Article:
Last year, I joined a six-week boot camp that a coaching friend was putting on. I agreed to join the group because I wanted to support her, but little did I know the fire that would be ignited in my soul. I have always been a proponent of personal development. I have been an avid reader my entire life and I have used journaling off and on for decades, but I didn’t really have a purpose for my writing. Over the six week in the boot camp we were encouraged to write everything out. At first, it seemed a bit awkward as I had always just used free-flowing writing as my method of getting things out of my head. But, as we moved through the exercises, a more directed approach began to develop for me. We had our first call for this year’s boot camp yesterday. It was fun to see how different I am this year compared to where I was at this very time last year. I attribute part of the transformation to my dedication to consistently journaling with a purpose. If my coaching clients are new to the idea of journaling, I encourage them to use this journaling format because I know that it has brought about incredible transformation in my life. If you don’t already have a journaling practice, you might want to try some of my tips:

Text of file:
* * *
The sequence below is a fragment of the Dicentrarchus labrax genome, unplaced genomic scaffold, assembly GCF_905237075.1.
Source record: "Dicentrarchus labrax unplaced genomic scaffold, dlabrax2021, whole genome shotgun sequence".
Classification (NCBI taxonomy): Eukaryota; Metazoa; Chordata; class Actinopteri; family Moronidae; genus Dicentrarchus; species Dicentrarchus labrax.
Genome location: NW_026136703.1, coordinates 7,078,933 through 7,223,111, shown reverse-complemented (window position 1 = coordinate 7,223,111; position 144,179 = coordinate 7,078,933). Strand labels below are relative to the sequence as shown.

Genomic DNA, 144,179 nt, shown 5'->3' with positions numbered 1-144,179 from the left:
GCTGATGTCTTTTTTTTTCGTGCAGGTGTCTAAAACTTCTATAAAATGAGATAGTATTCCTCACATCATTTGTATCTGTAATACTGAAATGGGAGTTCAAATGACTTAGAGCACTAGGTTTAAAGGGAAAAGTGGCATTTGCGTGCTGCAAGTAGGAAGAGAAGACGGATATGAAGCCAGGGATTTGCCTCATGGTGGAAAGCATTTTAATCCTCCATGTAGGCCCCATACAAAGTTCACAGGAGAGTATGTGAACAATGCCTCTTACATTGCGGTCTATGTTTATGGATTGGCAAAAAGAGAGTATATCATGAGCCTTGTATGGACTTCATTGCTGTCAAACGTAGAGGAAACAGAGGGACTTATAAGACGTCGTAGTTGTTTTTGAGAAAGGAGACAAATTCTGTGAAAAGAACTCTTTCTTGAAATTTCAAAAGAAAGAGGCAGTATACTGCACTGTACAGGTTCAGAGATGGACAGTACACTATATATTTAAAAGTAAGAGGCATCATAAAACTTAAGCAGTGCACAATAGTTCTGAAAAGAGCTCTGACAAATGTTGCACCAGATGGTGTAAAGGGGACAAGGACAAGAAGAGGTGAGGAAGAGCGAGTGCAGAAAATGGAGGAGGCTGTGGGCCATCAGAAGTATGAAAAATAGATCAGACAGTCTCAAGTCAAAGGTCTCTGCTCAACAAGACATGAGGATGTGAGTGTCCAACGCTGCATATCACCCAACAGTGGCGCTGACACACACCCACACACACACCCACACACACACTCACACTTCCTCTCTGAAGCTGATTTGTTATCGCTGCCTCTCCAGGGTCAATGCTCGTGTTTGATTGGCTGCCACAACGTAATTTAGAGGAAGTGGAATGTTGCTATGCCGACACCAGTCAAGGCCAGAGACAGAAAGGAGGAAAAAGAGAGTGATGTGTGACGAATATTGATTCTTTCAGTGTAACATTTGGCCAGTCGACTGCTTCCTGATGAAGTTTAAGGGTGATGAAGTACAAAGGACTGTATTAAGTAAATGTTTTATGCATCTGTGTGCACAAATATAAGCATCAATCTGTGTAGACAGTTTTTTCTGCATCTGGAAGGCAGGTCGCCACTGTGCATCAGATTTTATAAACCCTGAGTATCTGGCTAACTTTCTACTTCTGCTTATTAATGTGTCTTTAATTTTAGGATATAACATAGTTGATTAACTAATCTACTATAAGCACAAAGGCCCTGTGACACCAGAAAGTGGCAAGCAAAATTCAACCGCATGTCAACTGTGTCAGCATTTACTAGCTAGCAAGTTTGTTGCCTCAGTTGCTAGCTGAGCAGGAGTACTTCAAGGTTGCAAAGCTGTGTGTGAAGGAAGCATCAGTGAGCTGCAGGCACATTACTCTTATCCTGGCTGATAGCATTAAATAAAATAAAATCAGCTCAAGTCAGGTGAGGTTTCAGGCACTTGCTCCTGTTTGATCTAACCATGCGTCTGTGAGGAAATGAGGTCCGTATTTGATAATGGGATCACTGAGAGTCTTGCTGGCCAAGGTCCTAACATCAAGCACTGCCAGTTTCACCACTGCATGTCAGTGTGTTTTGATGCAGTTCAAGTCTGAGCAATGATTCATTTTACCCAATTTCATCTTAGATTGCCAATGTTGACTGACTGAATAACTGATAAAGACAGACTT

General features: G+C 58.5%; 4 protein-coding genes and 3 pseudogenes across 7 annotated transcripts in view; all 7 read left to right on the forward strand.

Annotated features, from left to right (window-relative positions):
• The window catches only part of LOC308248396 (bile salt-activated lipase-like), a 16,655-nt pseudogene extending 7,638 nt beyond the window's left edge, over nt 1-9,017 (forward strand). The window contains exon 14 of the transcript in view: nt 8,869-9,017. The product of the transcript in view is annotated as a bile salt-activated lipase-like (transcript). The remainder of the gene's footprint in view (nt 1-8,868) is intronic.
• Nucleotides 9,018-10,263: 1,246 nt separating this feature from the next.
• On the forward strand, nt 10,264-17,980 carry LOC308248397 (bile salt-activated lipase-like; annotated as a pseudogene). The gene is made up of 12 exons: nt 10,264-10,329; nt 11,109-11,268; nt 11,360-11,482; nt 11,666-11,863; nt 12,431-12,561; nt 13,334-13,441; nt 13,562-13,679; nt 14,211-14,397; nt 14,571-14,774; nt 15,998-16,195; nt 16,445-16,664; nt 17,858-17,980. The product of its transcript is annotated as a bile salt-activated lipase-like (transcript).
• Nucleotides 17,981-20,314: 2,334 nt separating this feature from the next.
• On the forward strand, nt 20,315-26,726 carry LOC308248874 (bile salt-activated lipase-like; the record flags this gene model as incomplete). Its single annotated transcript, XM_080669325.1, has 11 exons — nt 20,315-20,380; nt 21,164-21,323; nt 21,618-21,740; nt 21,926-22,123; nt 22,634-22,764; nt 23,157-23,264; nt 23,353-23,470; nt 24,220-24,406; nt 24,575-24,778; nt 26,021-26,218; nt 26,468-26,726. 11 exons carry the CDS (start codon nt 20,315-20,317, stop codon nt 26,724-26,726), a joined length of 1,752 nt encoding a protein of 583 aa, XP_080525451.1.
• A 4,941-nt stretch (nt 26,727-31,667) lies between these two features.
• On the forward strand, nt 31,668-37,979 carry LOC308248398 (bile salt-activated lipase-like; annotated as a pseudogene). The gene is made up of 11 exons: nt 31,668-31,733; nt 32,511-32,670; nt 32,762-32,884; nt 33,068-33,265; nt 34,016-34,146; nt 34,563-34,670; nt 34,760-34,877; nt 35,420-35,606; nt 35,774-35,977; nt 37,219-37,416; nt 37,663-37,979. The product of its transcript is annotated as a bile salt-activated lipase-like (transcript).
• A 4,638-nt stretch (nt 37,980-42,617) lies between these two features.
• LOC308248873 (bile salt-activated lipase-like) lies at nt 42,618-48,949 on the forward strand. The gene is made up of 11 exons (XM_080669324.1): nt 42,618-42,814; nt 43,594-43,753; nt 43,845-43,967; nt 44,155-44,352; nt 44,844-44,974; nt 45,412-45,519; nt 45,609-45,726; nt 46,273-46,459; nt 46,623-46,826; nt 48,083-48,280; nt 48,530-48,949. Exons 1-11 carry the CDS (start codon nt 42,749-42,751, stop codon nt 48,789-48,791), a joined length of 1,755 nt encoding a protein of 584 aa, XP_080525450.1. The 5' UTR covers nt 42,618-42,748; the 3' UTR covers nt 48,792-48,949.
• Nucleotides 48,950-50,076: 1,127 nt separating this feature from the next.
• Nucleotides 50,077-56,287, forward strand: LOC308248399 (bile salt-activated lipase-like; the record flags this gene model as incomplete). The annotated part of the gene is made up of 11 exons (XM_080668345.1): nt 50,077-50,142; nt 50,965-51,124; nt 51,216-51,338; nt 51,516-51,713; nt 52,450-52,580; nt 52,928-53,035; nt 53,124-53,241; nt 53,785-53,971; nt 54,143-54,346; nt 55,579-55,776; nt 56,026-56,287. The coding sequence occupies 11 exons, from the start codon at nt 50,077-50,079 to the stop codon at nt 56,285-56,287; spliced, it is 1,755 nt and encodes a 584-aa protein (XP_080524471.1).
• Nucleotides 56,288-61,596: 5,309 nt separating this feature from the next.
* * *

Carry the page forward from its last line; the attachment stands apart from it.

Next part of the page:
Create space to write – Make your own writing haven. Choose a place that is comfortable and private so you can be alone with your thoughts. Burn a candle or incense to create an ambiance that is conducive to mindfulness and tranquility. I like to write early in the morning or late in the evening when the house is quiet and I can focus. I find my journaling is superficial if I feel rushed or I have to deal with interruptions. Be observant – When you sit to write be an observer in your life. Notice things that are working well for you. Joyfully celebrate those things in your life. Then, pay close attention to the things that are not working well in your life. Try to pinpoint the root cause. This doesn’t always happen at the first attempt. If you are not accustomed to being real with yourself, getting to the birthplace of a feeling, thought or mindset can take time. Don’t rush it, allow your subconscious mind to percolate and bring the information to your conscious mind. This might come to you through a dream, a memory or a song. Continue to explore and be curious about your feelings. It might feel strange. That’s ok, keep with the process. Be consistent – Set aside time daily to journal. Writing at the same time each day will help you develop a lifelong habit. Just like training in the gym, you will need to build up your journaling muscle over time. If you skip a day, practice self-compassion, and begin again. Put it in your calendar as a non-negotiable appointment with yourself. It is just as important as eating right, getting plenty of rest or going to the gym As you write, you will begin to see patterns in your thoughts, beliefs, and behaviors. You will have a heightened awareness of how you make decisions and the impact they make on daily life. Practice gratitude – Showing thankfulness keeps our energy vibrating at its highest levels. You can be grateful for small things like a beautiful sunrise, a letter that came in the mail or a quiet moment during a hectic day. You can also show gratitude for being approved for a mortgage, your best friend’s engagement or a promotion at work. There is no right or wrong way to express gratitude. Nothing is too small to mention, if it makes you feel good, celebrate it with gratitude. Like energy attracts like energy and the more you express gratitude the more things you’ll attract into your life to be grateful for. Visualize the future – Keep your goals fresh in your mind. Record progress you are making in each area of your life: personal growth, love & romance, fun & recreation, professional/business, finances, health, and friends & family. Acknowledge where you are and any challenges you’re facing in getting to the next milestone. Record what is holding you back and create a plan for pushing through. Note how and where you can ask for the support you need. Change happens from the inside out, but before that can happen, we have to have clarity on who we are. Journaling helps us sort that out. Asking questions of ourselves as we journal will help us dig deep into understanding our core values and limiting mindsets as well as our hopes and fears. Being able to see who we are on a soul level will also allow us to reveal who we are to others. One of our most basic needs as humans is to know others and to be known. Knowing ourselves on an intimate level will increase our ability to relate to others in a vulnerable intimate way. What benefits do you hope to discover through journaling?